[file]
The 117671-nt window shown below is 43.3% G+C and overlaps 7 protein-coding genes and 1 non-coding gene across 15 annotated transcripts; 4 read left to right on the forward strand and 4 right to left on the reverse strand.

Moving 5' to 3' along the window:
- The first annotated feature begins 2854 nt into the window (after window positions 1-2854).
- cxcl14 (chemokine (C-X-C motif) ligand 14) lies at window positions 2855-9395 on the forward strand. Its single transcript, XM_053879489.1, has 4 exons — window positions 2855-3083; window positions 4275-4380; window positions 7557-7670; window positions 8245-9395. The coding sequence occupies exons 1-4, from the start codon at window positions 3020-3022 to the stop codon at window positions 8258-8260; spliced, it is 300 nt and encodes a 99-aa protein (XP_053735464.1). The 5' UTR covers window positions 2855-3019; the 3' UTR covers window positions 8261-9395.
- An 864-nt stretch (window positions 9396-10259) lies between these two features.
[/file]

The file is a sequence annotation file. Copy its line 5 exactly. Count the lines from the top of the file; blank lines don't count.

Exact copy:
- An 864-nt stretch (window positions 9396-10259) lies between these two features.